Electricity is something we take for granted in this day and age, something that in a normal course of events we don’t think twice about. That is until we are somehow deprived of it. Then all of a sudden the bottom drops out of our civilized world, and we lose all of our normal creature comforts. For in a modern house, not only are we cooled from the summer’s heat with air conditioning and ceiling fans, but freezzers thaw and we lose our frozen foods, and what is worse, we lose the power to cook our meals. For two days all I had to eat was ham and cheese sandwiches, kept at a glorious room temperature in our refrigerator turned room temperature box. The lack of electricity also affected things you would not normally relate to power, such as water pressure. Fortunately I had heeded my younger son’s good advice and filled my bathtub with water, because for the two days of the power blackout the only way to flush the toilet was by scooping pots of water from the tub, and pouring it into the toilet’s tank.

But the worst thing about the power being out, is that there is no television, no computer, no escape; you are faced with only yourself for company. You can read a book if you sit close to the light, and if you haven’t forgotten how to read a book. I spent the two days sitting by the door in a rocking chair, reading the latest issue of MacWorld magazine and also the History of My Life by Giacomo Casanova. That is what I normally read a couple of pages at a time while daily moving my bowels. It was interesting to use it to pass the time during the aftermath of the great storm. However, it gets dark by 8 p.m. these days and so when there is no power there is nothing to do when it gets dark but go to bed. And it doesn’t get light until 7 a.m. and so you have an eleven hour date with yourself in your bed. Of course my digital clock is electric and so there was no alarm to wake me up, and no reason to arise before daylight. During normally powered times I go to bed a midnight, and get up at six in the morning.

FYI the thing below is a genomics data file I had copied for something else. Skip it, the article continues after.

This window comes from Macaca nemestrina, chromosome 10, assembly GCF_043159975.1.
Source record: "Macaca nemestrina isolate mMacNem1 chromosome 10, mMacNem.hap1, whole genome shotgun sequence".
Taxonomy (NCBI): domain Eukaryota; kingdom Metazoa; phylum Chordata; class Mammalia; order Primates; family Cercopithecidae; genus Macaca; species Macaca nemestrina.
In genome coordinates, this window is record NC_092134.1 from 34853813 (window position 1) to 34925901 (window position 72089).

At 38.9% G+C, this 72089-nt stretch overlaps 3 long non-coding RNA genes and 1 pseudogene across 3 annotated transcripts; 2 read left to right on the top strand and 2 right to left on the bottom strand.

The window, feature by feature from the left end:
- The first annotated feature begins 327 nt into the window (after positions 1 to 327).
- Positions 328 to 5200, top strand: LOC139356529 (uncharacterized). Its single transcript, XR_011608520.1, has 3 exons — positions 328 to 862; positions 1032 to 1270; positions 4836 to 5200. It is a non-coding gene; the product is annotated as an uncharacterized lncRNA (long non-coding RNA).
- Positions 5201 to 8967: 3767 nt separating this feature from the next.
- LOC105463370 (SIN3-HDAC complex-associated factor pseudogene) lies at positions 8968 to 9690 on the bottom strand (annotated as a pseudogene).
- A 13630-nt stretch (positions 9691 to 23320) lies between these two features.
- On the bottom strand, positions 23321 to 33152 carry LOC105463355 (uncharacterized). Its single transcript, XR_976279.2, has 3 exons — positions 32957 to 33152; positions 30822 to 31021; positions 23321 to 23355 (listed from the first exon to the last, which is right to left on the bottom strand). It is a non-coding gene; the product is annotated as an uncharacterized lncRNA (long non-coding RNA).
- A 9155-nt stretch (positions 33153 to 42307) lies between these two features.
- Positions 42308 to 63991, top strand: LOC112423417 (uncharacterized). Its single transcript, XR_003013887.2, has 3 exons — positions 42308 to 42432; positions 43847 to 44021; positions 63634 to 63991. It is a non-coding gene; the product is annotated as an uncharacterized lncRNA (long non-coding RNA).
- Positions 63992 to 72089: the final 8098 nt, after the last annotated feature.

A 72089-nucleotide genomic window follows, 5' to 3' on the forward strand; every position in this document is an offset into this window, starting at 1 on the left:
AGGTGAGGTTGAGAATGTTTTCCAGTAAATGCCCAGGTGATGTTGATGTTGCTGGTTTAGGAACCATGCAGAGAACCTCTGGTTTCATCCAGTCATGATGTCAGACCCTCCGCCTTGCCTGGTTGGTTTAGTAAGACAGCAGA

Boredom was uppermost during the two powerless days of my post Ike experience, but I’m happy to say that I did manage to survive the blackout with bells on. However, for the record let me say, this idea of going to bed at dark and sleeping until daylight is shift for the birds, if you get my drift. However, it’s really good to be back in a world powered by electricity. I highly recommend it, and in the future will always dutifully pay my light bill right off the bat.

Here follows a report on how 12022 North Fairhollow Lane survived the storm. Actually the house weathered the storm in noble fashion. Not one iota of damage meets the eye. However, two large trees in our front yard did not survive the storm, they were broken off about halfway up, and their myriad branches and leaves blocked our walkway and made our front yard into some kind of leaf and branch wonderland. And the wind has also caused two of our three fences to lean mightily. However these are still together, and I think a few well placed posts will return them to the straight and narrow. Claudia borrowed enough money from a friend to buy a chainsaw, and by three o’clock on Monday all of the downed wood in our front yard had been cut into manageable lengths, and it is presently stacked as neatly as possible placed between the sidewalk and the road. Hopefully at some point the city of Houston will haul away our remaining souvenirs of Hurricane Ike.